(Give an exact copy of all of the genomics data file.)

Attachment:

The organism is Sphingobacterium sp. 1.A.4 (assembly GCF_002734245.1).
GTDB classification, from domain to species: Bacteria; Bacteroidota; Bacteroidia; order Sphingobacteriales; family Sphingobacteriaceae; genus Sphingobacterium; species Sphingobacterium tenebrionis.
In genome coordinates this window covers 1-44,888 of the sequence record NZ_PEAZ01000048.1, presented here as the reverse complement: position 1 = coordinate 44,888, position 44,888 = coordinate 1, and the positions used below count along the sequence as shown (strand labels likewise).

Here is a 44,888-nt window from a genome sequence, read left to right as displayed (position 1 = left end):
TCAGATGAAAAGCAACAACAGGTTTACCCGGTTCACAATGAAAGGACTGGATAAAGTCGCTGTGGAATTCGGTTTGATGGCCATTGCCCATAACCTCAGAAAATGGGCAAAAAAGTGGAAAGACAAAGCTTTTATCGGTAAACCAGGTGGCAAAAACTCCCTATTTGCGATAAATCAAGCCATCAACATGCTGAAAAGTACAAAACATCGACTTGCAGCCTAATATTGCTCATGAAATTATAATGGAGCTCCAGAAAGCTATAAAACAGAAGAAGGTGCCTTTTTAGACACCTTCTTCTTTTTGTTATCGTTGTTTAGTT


The organism is Sphingobacterium sp. 1.A.4 (assembly GCF_002734245.1).
GTDB classification, from domain to species: Bacteria; Bacteroidota; Bacteroidia; order Sphingobacteriales; family Sphingobacteriaceae; genus Sphingobacterium; species Sphingobacterium tenebrionis.
In genome coordinates this window covers 1-44,888 of the sequence record NZ_PEAZ01000048.1, presented here as the reverse complement: position 1 = coordinate 44,888, position 44,888 = coordinate 1, and the positions used below count along the sequence as shown (strand labels likewise).

Here is a 44,888-nt window from a genome sequence, read left to right as displayed (position 1 = left end):
TCAGATGAAAAGCAACAACAGGTTTACCCGGTTCACAATGAAAGGACTGGATAAAGTCGCTGTGGAATTCGGTTTGATGGCCATTGCCCATAACCTCAGAAAATGGGCAAAAAAGTGGAAAGACAAAGCTTTTATCGGTAAACCAGGTGGCAAAAACTCCCTATTTGCGATAAATCAAGCCATCAACATGCTGAAAAGTACAAAACATCGACTTGCAGCCTAATATTGCTCATGAAATTATAATGGAGCTCCAGAAAGCTATAAAACAGAAGAAGGTGCCTTTTTAGACACCTTCTTCTTTTTGTTATCGTTGTTTAGTT